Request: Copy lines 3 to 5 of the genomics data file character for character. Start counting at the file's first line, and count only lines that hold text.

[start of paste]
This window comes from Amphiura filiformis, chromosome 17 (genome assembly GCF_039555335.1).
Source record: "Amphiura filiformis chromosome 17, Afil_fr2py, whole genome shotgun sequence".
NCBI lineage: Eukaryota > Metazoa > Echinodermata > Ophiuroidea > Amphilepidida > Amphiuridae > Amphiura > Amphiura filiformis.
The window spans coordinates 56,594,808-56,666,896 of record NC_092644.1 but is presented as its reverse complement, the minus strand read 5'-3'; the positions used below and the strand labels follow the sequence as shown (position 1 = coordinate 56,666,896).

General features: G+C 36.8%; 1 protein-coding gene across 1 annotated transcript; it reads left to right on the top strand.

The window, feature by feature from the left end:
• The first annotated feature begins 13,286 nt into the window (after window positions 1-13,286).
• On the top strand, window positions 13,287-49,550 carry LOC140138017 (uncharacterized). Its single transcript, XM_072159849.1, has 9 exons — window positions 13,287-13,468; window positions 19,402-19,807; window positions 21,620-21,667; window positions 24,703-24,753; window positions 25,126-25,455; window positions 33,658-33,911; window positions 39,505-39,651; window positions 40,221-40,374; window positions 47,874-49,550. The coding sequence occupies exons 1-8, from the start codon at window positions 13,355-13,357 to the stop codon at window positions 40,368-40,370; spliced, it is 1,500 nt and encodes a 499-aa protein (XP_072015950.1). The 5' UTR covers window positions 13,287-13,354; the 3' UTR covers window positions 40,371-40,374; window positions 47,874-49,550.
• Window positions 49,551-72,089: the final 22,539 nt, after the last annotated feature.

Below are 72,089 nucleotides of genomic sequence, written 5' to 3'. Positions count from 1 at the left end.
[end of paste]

NCBI lineage: Eukaryota > Metazoa > Echinodermata > Ophiuroidea > Amphilepidida > Amphiuridae > Amphiura > Amphiura filiformis.
The window spans coordinates 56,594,808-56,666,896 of record NC_092644.1 but is presented as its reverse complement, the minus strand read 5'-3'; the positions used below and the strand labels follow the sequence as shown (position 1 = coordinate 56,666,896).

General features: G+C 36.8%; 1 protein-coding gene across 1 annotated transcript; it reads left to right on the top strand.